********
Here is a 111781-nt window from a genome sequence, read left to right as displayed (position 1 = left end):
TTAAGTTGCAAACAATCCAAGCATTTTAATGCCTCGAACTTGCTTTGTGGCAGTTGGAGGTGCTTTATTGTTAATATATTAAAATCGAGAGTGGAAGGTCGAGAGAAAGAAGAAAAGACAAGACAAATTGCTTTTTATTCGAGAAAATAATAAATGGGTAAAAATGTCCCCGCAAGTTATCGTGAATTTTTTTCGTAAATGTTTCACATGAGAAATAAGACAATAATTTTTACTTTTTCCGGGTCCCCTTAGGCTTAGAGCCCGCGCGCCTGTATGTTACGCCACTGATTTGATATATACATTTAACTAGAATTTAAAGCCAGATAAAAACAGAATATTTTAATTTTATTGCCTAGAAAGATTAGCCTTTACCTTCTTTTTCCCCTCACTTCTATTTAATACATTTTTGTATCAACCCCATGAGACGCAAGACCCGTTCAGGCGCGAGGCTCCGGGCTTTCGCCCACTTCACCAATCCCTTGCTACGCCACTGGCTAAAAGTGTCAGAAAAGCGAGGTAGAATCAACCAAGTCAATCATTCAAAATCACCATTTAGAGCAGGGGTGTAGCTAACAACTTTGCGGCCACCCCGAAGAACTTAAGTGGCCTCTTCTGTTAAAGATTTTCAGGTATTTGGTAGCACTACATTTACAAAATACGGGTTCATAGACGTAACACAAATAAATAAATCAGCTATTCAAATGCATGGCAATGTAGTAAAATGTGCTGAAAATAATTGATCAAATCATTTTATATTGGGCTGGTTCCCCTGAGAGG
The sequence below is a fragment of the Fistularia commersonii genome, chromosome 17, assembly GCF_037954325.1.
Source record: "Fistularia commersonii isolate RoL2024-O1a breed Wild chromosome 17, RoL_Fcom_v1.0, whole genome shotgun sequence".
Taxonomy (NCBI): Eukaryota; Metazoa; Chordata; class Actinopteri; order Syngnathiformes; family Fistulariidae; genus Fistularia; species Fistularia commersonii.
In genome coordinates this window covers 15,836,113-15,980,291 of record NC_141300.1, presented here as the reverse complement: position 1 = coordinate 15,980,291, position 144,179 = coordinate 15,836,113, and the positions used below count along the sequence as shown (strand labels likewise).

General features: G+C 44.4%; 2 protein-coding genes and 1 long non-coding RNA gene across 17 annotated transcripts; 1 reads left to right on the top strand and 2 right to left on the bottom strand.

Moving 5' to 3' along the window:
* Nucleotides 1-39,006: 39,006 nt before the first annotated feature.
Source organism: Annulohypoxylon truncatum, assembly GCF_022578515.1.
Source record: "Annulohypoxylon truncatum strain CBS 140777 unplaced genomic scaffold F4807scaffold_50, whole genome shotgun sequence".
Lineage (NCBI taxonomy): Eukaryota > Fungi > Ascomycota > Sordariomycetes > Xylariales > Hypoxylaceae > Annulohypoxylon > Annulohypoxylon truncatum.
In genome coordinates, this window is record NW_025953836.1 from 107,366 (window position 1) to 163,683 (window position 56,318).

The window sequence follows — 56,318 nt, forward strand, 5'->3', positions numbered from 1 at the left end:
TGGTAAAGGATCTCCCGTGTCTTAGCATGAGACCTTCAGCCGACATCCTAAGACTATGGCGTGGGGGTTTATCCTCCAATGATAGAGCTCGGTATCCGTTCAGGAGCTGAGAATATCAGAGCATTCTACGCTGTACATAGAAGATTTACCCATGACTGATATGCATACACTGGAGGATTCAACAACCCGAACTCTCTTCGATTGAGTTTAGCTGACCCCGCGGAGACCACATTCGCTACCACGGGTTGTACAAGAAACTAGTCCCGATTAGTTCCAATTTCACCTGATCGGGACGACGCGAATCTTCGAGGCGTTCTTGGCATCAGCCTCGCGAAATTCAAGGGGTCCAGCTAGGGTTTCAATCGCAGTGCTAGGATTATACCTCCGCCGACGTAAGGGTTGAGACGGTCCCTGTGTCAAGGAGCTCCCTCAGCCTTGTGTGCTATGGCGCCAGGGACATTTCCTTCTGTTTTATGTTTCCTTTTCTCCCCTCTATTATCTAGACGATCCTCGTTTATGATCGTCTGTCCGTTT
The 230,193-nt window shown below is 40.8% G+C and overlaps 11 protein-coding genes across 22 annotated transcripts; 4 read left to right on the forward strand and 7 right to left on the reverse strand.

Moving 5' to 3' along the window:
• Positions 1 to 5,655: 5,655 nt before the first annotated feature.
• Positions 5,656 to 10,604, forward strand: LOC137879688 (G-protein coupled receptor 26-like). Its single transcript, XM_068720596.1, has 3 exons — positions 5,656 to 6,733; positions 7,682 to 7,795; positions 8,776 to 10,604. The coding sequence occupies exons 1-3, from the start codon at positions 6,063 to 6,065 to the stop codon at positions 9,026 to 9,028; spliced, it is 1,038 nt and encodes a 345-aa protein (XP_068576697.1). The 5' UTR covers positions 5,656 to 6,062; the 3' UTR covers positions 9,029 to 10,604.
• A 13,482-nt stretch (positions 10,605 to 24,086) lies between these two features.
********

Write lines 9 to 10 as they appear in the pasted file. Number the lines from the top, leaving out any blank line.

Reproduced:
* Nucleotides 1-39,006: 39,006 nt before the first annotated feature.
Source organism: Annulohypoxylon truncatum, assembly GCF_022578515.1.